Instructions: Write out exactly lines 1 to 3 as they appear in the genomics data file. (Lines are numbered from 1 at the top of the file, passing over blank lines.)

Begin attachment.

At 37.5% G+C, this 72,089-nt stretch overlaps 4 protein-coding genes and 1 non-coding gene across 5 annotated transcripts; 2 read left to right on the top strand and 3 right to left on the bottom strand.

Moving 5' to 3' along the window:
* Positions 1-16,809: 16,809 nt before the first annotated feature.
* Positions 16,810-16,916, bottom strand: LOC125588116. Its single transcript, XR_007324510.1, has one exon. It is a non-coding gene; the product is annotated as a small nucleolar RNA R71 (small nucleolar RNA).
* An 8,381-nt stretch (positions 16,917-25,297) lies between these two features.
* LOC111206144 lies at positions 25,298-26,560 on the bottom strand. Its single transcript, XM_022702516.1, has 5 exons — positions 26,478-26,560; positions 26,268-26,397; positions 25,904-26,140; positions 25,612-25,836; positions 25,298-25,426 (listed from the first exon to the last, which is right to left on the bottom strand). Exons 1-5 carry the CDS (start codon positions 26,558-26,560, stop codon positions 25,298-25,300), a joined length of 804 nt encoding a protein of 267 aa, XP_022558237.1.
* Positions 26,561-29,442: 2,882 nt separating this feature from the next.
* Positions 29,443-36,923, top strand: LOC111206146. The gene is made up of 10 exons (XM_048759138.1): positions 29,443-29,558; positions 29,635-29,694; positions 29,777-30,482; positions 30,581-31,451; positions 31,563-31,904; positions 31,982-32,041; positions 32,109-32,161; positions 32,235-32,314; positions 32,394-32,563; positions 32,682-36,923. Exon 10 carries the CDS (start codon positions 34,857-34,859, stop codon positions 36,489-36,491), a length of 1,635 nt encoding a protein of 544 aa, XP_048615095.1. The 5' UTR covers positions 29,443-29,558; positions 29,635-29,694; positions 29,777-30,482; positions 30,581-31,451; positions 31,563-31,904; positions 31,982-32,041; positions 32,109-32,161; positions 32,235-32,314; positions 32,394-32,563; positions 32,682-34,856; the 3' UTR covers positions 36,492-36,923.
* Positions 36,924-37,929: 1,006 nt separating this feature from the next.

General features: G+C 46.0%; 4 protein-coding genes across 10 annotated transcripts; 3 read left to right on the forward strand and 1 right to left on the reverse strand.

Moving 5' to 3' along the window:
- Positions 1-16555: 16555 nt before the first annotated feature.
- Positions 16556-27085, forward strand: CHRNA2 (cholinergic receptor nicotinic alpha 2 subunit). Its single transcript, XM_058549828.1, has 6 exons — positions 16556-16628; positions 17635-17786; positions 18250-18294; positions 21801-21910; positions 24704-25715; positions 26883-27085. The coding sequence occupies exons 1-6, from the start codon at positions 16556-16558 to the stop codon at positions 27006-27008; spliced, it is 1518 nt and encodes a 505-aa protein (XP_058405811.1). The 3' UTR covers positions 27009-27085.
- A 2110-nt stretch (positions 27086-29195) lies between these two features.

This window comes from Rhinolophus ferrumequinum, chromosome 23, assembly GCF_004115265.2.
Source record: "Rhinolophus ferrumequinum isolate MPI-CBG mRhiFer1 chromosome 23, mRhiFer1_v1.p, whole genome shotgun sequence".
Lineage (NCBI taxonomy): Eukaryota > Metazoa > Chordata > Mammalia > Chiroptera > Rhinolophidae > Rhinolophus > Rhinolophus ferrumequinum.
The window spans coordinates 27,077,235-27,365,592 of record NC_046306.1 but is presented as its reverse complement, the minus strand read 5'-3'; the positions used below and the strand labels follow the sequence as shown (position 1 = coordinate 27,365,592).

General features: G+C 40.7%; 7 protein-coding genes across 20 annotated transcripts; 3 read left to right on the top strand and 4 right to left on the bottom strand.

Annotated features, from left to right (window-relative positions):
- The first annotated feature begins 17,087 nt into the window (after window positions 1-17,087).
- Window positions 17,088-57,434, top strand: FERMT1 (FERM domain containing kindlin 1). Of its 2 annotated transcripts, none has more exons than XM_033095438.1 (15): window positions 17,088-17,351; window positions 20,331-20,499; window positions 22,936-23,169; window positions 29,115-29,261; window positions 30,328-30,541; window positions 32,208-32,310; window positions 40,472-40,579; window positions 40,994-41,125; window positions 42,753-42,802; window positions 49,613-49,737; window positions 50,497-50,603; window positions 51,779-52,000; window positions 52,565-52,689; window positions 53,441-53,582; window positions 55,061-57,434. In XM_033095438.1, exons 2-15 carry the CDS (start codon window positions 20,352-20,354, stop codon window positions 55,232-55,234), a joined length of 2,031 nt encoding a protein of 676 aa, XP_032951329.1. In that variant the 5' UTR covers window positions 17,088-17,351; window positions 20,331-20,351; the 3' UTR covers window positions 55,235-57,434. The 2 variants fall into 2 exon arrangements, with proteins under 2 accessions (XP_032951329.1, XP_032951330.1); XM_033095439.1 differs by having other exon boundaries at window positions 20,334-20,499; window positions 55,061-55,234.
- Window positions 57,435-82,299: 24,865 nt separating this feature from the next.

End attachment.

At 37.5% G+C, this 72,089-nt stretch overlaps 4 protein-coding genes and 1 non-coding gene across 5 annotated transcripts; 2 read left to right on the top strand and 3 right to left on the bottom strand.

Moving 5' to 3' along the window:
* Positions 1-16,809: 16,809 nt before the first annotated feature.